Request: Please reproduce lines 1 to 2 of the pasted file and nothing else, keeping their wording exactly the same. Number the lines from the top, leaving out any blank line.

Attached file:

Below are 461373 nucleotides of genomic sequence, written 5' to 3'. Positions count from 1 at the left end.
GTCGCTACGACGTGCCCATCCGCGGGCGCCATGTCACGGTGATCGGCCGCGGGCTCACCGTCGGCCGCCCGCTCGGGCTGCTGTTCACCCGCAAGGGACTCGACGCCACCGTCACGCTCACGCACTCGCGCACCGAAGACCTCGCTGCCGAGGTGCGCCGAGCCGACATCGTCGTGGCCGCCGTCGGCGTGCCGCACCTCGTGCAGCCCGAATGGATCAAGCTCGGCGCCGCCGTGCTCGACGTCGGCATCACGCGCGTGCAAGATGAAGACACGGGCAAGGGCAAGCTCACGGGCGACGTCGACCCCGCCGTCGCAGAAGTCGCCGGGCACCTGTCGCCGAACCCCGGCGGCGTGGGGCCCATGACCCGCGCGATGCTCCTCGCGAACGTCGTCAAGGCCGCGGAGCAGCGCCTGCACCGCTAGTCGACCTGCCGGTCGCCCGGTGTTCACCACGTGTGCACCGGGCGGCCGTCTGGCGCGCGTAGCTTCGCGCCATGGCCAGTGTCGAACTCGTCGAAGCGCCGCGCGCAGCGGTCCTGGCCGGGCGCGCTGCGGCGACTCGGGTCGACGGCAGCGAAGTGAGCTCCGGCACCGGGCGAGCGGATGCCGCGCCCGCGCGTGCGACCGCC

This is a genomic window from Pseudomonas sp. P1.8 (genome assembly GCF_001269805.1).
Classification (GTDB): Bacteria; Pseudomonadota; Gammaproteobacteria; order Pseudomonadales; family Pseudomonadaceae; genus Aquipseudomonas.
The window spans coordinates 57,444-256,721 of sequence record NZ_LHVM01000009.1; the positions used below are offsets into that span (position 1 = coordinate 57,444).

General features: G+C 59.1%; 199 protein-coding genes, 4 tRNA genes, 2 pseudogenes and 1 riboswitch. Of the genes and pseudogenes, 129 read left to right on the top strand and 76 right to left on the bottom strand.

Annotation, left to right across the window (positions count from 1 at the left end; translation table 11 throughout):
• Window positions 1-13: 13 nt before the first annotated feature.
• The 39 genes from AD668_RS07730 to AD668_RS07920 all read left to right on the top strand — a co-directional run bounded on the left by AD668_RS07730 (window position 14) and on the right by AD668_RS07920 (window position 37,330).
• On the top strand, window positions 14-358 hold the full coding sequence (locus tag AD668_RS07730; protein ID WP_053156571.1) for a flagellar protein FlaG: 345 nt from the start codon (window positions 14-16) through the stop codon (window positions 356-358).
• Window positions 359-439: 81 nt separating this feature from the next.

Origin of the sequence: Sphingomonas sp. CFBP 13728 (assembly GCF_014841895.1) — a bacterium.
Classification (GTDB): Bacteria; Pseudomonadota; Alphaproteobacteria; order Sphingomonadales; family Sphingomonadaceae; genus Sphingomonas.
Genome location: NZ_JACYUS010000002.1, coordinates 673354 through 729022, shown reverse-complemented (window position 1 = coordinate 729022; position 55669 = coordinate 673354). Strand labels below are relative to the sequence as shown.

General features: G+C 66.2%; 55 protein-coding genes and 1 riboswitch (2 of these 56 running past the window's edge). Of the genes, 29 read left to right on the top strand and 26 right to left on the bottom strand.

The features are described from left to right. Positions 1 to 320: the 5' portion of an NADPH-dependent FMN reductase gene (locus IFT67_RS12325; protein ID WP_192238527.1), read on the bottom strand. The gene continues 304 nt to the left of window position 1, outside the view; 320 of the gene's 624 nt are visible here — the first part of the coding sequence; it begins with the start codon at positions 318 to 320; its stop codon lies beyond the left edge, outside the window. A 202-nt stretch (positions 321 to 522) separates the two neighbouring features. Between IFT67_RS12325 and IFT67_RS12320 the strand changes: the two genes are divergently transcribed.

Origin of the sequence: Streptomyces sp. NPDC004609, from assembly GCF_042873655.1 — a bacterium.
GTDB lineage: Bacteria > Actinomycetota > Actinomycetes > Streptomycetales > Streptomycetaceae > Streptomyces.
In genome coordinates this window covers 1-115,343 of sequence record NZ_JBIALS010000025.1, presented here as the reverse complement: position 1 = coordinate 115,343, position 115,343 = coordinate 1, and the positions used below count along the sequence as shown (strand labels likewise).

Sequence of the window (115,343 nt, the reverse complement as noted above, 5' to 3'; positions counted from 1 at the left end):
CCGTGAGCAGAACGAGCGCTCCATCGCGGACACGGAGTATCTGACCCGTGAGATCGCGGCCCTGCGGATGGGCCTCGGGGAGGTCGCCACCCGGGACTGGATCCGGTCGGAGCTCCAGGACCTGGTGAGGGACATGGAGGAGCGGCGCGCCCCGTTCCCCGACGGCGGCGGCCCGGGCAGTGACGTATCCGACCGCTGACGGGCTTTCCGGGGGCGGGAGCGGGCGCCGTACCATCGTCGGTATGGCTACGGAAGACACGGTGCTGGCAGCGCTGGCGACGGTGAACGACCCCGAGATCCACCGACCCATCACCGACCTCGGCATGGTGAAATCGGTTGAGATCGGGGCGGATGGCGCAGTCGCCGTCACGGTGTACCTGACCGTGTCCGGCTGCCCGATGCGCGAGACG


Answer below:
Below are 461373 nucleotides of genomic sequence, written 5' to 3'. Positions count from 1 at the left end.
GTCGCTACGACGTGCCCATCCGCGGGCGCCATGTCACGGTGATCGGCCGCGGGCTCACCGTCGGCCGCCCGCTCGGGCTGCTGTTCACCCGCAAGGGACTCGACGCCACCGTCACGCTCACGCACTCGCGCACCGAAGACCTCGCTGCCGAGGTGCGCCGAGCCGACATCGTCGTGGCCGCCGTCGGCGTGCCGCACCTCGTGCAGCCCGAATGGATCAAGCTCGGCGCCGCCGTGCTCGACGTCGGCATCACGCGCGTGCAAGATGAAGACACGGGCAAGGGCAAGCTCACGGGCGACGTCGACCCCGCCGTCGCAGAAGTCGCCGGGCACCTGTCGCCGAACCCCGGCGGCGTGGGGCCCATGACCCGCGCGATGCTCCTCGCGAACGTCGTCAAGGCCGCGGAGCAGCGCCTGCACCGCTAGTCGACCTGCCGGTCGCCCGGTGTTCACCACGTGTGCACCGGGCGGCCGTCTGGCGCGCGTAGCTTCGCGCCATGGCCAGTGTCGAACTCGTCGAAGCGCCGCGCGCAGCGGTCCTGGCCGGGCGCGCTGCGGCGACTCGGGTCGACGGCAGCGAAGTGAGCTCCGGCACCGGGCGAGCGGATGCCGCGCCCGCGCGTGCGACCGCC